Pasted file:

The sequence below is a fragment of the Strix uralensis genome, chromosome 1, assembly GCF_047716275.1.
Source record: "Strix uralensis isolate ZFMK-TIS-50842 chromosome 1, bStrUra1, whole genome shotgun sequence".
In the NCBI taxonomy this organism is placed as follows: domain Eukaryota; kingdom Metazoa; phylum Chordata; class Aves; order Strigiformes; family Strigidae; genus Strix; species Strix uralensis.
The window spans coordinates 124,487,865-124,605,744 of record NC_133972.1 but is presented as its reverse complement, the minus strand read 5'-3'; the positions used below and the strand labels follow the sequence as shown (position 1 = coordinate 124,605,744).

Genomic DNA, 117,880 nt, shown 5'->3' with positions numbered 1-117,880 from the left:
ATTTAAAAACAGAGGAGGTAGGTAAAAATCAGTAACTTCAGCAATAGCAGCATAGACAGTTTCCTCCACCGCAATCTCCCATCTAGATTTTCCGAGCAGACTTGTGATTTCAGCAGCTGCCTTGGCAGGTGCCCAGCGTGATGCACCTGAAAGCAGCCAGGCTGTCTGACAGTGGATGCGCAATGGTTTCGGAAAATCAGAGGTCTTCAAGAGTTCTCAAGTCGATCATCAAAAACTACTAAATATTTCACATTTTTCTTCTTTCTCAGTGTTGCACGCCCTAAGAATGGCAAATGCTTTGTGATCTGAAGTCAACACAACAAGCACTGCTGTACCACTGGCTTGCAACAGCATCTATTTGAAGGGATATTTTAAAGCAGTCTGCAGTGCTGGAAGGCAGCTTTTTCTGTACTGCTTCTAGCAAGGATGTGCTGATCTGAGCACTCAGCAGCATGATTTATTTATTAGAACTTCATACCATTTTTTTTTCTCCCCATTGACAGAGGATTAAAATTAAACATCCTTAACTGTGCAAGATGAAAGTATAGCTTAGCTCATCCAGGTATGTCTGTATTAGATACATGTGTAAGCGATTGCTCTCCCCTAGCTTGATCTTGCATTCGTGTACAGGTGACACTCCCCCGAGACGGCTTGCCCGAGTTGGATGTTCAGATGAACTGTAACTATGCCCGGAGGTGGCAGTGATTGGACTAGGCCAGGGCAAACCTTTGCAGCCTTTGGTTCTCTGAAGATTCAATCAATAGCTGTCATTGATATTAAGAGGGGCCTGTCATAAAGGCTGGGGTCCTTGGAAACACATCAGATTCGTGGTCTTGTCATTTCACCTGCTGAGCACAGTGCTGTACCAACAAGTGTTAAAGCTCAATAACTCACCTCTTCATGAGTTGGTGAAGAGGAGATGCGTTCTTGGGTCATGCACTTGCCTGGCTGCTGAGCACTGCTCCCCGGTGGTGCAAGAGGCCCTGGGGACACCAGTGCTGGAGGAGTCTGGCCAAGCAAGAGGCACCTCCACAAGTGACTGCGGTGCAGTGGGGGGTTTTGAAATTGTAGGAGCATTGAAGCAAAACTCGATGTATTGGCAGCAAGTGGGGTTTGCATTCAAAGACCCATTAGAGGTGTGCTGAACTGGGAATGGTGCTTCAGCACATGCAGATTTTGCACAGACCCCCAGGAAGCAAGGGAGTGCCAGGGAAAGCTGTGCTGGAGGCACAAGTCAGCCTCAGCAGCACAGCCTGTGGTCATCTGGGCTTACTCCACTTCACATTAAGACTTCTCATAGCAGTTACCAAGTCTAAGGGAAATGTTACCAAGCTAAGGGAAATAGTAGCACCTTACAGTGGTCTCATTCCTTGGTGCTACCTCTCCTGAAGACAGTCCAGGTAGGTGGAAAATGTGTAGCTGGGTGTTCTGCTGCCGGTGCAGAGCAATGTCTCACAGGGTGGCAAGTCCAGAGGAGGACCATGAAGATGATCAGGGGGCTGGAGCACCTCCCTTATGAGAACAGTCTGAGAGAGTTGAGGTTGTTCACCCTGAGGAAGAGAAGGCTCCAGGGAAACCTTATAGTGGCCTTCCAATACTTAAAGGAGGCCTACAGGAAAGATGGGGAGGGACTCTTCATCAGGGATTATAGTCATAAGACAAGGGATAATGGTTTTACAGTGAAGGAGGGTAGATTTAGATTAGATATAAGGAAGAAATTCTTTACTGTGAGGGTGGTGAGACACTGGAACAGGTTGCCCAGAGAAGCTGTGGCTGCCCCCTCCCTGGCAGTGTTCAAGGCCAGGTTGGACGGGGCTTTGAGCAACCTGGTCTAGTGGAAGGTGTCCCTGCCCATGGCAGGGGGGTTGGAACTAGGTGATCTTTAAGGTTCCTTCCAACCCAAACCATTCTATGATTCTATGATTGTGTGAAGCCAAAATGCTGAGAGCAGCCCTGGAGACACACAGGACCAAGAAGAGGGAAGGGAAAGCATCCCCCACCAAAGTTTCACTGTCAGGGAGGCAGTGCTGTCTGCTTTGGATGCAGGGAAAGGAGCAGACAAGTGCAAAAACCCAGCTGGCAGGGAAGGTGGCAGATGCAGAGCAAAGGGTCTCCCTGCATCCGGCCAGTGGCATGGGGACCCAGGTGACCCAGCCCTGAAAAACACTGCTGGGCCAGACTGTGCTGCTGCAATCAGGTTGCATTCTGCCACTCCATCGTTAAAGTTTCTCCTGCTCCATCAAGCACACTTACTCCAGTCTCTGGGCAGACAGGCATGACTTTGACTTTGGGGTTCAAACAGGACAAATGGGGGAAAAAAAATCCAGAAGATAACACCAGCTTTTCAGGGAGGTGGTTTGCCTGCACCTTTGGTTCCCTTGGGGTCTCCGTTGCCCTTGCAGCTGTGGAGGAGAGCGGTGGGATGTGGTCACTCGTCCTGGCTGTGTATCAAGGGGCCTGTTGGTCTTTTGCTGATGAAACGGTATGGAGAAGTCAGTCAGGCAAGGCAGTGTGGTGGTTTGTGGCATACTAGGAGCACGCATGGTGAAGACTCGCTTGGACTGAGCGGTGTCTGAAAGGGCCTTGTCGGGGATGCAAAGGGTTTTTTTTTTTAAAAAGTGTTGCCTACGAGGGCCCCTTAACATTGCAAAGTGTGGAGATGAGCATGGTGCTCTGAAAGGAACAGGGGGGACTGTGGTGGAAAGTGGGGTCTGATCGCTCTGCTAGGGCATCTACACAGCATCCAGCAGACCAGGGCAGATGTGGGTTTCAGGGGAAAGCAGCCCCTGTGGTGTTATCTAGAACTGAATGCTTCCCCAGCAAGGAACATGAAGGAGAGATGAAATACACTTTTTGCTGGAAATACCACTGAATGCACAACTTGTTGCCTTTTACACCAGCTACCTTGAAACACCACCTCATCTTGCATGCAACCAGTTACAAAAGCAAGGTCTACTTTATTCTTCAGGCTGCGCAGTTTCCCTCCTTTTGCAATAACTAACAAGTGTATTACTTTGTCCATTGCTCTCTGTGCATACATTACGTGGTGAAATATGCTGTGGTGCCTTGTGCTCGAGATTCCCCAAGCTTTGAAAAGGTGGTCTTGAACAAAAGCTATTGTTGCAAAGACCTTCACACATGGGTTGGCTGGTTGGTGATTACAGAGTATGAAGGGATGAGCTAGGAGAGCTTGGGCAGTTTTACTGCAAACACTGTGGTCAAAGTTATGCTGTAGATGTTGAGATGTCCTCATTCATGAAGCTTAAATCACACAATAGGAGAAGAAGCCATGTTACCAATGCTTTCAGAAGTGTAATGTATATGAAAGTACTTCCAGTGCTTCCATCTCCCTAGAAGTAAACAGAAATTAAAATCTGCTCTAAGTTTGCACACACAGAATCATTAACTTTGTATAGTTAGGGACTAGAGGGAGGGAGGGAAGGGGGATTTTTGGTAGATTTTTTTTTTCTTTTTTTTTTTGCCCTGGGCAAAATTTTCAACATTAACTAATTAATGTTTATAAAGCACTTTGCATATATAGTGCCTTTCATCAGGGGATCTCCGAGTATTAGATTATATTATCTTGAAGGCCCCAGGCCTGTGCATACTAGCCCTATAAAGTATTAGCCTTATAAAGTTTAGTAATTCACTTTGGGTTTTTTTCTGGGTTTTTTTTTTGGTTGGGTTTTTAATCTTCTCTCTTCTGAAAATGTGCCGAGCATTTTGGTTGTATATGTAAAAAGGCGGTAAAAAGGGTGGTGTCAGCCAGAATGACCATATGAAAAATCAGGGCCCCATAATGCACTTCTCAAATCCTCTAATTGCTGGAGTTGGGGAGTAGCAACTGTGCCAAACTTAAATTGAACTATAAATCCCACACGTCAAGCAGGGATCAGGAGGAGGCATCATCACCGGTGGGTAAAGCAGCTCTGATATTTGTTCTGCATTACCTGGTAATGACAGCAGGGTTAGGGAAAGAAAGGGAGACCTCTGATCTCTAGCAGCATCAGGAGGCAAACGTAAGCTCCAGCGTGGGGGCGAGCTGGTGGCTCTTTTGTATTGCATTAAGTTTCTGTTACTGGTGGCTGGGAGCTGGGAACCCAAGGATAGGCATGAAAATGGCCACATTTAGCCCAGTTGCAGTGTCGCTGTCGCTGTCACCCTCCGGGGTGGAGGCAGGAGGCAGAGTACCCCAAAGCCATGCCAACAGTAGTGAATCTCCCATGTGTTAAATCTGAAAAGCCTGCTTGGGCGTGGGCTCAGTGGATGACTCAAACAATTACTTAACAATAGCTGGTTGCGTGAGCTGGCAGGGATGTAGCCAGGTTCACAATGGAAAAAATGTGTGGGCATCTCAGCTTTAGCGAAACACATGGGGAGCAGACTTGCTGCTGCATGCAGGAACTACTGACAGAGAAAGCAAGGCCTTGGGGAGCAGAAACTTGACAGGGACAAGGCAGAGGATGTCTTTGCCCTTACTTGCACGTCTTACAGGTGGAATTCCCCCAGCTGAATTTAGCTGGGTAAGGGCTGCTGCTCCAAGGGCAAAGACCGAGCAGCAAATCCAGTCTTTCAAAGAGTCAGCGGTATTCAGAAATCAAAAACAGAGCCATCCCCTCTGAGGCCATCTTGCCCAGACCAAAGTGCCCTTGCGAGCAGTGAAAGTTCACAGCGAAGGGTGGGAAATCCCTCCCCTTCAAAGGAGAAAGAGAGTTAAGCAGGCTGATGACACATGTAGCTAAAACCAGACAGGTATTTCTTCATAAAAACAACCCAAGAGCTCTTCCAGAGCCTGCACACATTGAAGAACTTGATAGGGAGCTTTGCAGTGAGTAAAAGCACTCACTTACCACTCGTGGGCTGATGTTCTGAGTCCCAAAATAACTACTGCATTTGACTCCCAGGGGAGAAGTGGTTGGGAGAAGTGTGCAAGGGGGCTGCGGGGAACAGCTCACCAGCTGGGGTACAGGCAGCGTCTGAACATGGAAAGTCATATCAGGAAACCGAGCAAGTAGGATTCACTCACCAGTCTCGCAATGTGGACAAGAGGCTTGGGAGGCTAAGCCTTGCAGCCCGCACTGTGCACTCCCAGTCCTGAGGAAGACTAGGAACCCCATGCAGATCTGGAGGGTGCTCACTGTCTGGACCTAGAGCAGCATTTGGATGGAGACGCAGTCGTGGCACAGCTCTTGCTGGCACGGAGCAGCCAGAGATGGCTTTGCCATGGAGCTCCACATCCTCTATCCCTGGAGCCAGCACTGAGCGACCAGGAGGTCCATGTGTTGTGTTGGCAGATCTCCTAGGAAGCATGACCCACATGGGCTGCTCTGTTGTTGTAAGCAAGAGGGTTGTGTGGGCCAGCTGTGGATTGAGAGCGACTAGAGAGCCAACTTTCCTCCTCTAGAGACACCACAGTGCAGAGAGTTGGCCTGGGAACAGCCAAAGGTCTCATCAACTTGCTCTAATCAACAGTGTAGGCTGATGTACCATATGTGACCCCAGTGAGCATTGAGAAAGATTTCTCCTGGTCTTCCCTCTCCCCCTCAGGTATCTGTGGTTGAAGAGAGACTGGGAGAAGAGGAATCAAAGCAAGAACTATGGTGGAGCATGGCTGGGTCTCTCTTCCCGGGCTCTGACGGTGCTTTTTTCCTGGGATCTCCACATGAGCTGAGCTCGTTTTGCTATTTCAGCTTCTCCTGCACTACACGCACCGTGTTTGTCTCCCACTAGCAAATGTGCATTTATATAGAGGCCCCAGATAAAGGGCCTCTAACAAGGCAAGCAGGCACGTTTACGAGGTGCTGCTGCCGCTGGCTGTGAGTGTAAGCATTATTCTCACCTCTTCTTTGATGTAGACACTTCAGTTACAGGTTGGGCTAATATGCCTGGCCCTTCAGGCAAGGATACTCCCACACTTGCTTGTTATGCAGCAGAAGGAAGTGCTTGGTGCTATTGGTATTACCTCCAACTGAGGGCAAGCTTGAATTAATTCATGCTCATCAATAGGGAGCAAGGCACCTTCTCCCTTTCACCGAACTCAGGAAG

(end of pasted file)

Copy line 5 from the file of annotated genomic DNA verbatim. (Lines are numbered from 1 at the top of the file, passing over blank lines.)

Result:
Genomic DNA, 117,880 nt, shown 5'->3' with positions numbered 1-117,880 from the left: